‘Luxury ran through his veins,’ says François de Ricqlès, president of Christie’s France, of Alberto Pinto, the celebrated interior decorator. ‘He had a great sense of proportion and really understood houses. He knew how to create extraordinary interiors, and that is why his career was so brilliant.’ From 12-14 September, Christie’s Paris will offer The Collection of Alberto Pinto, featuring objects from his Paris apartment.
Alberto Pinto was born in Casablanca in 1943 to Argentine parents. After studying at the Ecole du Louvre in Paris, he moved to New York and launched a photographic agency specialising in art and design. He shifted to interior decoration in the late 1960s, opening his own Paris firm in 1968. Today it employs 80 people and creates interiors for houses, yachts, aircraft and corporate premises around the world, with clients ranging from the Royal Family of Saudi Arabia to the Lanesborough and Dorchester hotels in London.
Pinto was a dedicated collector, and amassed an exceptional array of works sourced from auction houses, galleries and international art fairs. The September sale at Christie’s Paris, which runs concurrently with the Biennale des Antiquaires, includes 1,000 lots that reflect the decorator’s passion for art from the Renaissance to the 21st century.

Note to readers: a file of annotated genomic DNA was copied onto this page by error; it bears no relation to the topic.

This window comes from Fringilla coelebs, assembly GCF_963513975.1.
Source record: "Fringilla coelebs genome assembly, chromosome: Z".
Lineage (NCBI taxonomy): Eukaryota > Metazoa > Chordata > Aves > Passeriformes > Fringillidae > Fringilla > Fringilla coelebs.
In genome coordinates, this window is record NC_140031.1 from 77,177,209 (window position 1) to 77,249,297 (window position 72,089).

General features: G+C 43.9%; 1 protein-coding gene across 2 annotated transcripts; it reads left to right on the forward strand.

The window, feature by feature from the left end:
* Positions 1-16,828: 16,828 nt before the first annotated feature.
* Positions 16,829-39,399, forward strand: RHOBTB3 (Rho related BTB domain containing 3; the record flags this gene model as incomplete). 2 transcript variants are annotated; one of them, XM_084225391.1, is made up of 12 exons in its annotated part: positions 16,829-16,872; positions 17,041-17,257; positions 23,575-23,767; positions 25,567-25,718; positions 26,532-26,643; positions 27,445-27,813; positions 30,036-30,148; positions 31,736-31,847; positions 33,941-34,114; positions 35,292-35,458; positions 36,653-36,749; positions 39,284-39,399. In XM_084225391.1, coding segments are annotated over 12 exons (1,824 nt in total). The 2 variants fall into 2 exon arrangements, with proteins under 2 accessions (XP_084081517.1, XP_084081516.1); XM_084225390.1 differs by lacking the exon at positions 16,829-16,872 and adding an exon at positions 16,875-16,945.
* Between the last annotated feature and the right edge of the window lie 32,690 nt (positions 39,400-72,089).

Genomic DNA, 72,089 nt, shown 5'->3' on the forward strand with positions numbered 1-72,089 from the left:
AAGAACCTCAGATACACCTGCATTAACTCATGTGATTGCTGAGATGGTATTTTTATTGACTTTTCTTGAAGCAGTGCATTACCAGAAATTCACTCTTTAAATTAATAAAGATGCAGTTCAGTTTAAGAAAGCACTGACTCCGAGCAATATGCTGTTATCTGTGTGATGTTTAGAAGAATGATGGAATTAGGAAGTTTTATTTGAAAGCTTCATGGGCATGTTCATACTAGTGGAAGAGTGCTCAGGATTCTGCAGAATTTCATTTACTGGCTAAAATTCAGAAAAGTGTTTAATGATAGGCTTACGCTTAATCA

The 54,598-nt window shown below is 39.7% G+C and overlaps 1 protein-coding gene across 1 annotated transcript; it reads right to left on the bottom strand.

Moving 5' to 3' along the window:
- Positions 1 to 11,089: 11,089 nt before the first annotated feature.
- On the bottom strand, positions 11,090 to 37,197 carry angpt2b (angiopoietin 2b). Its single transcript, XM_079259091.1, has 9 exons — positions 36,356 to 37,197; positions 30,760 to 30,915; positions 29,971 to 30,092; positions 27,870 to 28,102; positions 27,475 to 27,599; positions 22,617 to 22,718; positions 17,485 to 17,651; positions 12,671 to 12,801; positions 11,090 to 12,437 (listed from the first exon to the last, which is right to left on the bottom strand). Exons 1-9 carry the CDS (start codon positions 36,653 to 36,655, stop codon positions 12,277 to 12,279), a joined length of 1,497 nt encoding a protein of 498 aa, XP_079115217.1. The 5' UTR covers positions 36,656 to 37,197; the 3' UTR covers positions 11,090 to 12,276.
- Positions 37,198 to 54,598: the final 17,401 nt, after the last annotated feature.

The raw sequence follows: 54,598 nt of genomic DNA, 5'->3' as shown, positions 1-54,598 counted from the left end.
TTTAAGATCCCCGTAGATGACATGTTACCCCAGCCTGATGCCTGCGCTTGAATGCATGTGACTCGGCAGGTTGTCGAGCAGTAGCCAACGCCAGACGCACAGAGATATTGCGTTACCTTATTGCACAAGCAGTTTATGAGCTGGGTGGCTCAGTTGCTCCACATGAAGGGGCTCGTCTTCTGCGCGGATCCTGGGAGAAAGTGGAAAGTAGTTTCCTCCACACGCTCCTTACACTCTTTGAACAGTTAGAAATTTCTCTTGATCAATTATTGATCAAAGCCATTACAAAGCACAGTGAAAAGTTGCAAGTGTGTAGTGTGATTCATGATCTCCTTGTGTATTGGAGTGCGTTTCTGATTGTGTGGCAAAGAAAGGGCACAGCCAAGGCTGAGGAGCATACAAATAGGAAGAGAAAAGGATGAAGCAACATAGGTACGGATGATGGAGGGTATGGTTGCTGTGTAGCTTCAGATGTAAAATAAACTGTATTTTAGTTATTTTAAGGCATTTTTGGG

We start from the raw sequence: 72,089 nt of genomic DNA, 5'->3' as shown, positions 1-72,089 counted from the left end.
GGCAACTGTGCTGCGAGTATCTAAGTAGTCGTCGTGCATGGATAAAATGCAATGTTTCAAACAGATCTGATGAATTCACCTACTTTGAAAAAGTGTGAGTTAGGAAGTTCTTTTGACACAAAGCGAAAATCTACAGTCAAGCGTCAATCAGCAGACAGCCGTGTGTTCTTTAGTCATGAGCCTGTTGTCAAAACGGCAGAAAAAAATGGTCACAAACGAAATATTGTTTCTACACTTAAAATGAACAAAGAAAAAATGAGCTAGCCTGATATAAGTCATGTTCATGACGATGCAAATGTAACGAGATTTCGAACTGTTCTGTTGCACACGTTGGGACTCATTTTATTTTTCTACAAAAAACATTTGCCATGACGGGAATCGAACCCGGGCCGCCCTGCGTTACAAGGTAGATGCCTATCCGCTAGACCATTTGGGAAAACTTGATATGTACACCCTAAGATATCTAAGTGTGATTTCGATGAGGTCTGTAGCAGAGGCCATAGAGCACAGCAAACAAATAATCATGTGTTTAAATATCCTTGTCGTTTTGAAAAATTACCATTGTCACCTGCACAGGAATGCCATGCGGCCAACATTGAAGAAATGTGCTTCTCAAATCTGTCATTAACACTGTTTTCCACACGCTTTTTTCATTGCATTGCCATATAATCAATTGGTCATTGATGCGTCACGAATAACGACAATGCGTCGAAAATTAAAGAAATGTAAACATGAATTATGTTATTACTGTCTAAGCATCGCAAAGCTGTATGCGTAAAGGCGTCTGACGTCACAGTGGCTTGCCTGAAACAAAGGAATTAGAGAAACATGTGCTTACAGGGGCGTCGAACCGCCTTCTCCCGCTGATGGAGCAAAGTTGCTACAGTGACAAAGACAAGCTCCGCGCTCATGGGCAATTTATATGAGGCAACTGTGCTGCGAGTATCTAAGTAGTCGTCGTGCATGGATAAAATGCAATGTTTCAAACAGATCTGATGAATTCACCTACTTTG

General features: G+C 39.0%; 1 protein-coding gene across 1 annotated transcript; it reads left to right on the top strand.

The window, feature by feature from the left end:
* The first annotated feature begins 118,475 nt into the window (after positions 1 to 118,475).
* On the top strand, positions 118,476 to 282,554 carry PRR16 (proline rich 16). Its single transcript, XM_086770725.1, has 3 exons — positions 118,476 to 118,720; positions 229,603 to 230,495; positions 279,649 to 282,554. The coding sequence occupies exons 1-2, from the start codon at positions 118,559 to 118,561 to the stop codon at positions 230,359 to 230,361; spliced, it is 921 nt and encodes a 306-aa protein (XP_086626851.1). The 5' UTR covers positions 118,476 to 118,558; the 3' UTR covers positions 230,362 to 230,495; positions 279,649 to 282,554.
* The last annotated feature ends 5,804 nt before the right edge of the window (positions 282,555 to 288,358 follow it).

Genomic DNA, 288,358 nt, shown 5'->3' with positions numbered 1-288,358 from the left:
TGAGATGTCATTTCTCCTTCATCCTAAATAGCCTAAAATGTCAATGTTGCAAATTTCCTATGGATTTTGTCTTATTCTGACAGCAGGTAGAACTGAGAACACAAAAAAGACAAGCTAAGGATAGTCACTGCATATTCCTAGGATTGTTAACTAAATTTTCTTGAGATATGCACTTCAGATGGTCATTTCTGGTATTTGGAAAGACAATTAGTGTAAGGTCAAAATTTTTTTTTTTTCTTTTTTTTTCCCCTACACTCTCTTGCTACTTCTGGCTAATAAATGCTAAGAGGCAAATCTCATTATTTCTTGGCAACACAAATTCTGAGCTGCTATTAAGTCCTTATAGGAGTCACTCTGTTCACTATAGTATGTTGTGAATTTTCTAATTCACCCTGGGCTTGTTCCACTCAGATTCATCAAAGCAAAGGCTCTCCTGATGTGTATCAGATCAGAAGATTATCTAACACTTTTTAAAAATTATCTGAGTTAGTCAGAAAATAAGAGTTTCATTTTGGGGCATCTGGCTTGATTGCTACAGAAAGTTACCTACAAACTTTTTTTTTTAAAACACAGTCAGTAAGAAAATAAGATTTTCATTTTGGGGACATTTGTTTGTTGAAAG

The collection spans tableware, silverware, European and Asian porcelain, and linen, of which Pinto was undoubtedly one of the greatest collectors. There are also significant Impressionist artworks; classic furniture; statuary; and design, including major pieces by Claude Lalanne.
The silver section includes more than 250 pieces by French, Italian, English, Russian and Portuguese silversmiths. Among the highlights is a large selection of animals acquired directly by Pinto from Luiz Ferreira, the Portuguese master in this category, renowned for his intricate creations inspired by the natural world.
A consummate host, Pinto was passionate about creating the perfect table settings for his guests. Over the decades he acquired numerous porcelain services from Portugal, England and France. Of the porcelain lots offered at auction, one of the most important is an early 19th-century French ornithological service, with an estimate of €15,000-20,000.
Welcoming friends and sharing an enjoyable moment around a table was key to Pinto’s philosophy of life. Each table setting offered an excuse to refresh his interiors. It is only fitting, then, that the auction will feature almost 100 linen items with estimates ranging from €100 to €2,000.
‘Pinto built up a unique collection of antique linen, comprising table linen and bed linen with wonderful Richelieu openwork embroidery and lace insets,’ says Lionel Gosset, head of private collections at Christie’s. ‘Crowns or coats of arms decorate damasks featuring decorative embroidery of plants or animals.’
The Impressionist and Modern Art section includes a portrait of Lucien Guitry by Edouard Vuillard, previously featured in the 2003 Vuillard retrospective at the Grand Palais in Paris. The Post-war and Contemporary Art offered include works on paper by Alexander Calder, a portrait of Audrey Hepburn by Vik Muniz, and pieces by Marc Quinn, Philippe Hiquily and Man Ray.
‘He was a passionate collector,’ says Linda Pinto, Alberto’s sister. ‘He followed all the sales, visiting antique dealers, art fairs and exhibitions. I decided to entrust Christie’s with this sale because I love the idea that people can treat themselves to a piece of Alberto’s world, his universe.’